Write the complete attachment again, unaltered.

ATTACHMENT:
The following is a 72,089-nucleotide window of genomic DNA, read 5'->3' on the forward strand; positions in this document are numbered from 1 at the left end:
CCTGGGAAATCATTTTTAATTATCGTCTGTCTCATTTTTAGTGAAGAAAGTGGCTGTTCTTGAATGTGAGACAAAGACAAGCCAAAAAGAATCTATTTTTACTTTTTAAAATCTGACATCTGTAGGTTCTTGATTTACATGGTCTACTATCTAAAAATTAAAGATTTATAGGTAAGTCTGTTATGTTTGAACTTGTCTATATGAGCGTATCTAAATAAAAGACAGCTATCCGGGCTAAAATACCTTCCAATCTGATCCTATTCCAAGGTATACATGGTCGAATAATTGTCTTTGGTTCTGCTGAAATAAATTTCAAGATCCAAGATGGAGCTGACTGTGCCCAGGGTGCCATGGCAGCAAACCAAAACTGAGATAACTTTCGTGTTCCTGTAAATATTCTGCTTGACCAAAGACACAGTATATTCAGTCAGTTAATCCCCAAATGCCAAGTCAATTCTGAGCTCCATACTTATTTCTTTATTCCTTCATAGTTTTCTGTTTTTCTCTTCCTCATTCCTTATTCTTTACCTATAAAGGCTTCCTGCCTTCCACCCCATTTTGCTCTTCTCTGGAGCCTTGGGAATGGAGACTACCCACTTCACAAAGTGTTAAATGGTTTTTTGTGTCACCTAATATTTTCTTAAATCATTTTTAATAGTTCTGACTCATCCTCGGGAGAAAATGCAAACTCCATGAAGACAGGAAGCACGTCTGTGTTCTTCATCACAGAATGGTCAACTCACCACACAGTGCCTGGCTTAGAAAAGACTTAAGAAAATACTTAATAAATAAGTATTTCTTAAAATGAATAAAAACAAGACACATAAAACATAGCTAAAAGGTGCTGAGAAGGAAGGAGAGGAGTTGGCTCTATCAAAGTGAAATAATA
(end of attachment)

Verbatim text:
The following is a 72,089-nucleotide window of genomic DNA, read 5'->3' on the forward strand; positions in this document are numbered from 1 at the left end:
CCTGGGAAATCATTTTTAATTATCGTCTGTCTCATTTTTAGTGAAGAAAGTGGCTGTTCTTGAATGTGAGACAAAGACAAGCCAAAAAGAATCTATTTTTACTTTTTAAAATCTGACATCTGTAGGTTCTTGATTTACATGGTCTACTATCTAAAAATTAAAGATTTATAGGTAAGTCTGTTATGTTTGAACTTGTCTATATGAGCGTATCTAAATAAAAGACAGCTATCCGGGCTAAAATACCTTCCAATCTGATCCTATTCCAAGGTATACATGGTCGAATAATTGTCTTTGGTTCTGCTGAAATAAATTTCAAGATCCAAGATGGAGCTGACTGTGCCCAGGGTGCCATGGCAGCAAACCAAAACTGAGATAACTTTCGTGTTCCTGTAAATATTCTGCTTGACCAAAGACACAGTATATTCAGTCAGTTAATCCCCAAATGCCAAGTCAATTCTGAGCTCCATACTTATTTCTTTATTCCTTCATAGTTTTCTGTTTTTCTCTTCCTCATTCCTTATTCTTTACCTATAAAGGCTTCCTGCCTTCCACCCCATTTTGCTCTTCTCTGGAGCCTTGGGAATGGAGACTACCCACTTCACAAAGTGTTAAATGGTTTTTTGTGTCACCTAATATTTTCTTAAATCATTTTTAATAGTTCTGACTCATCCTCGGGAGAAAATGCAAACTCCATGAAGACAGGAAGCACGTCTGTGTTCTTCATCACAGAATGGTCAACTCACCACACAGTGCCTGGCTTAGAAAAGACTTAAGAAAATACTTAATAAATAAGTATTTCTTAAAATGAATAAAAACAAGACACATAAAACATAGCTAAAAGGTGCTGAGAAGGAAGGAGAGGAGTTGGCTCTATCAAAGTGAAATAATA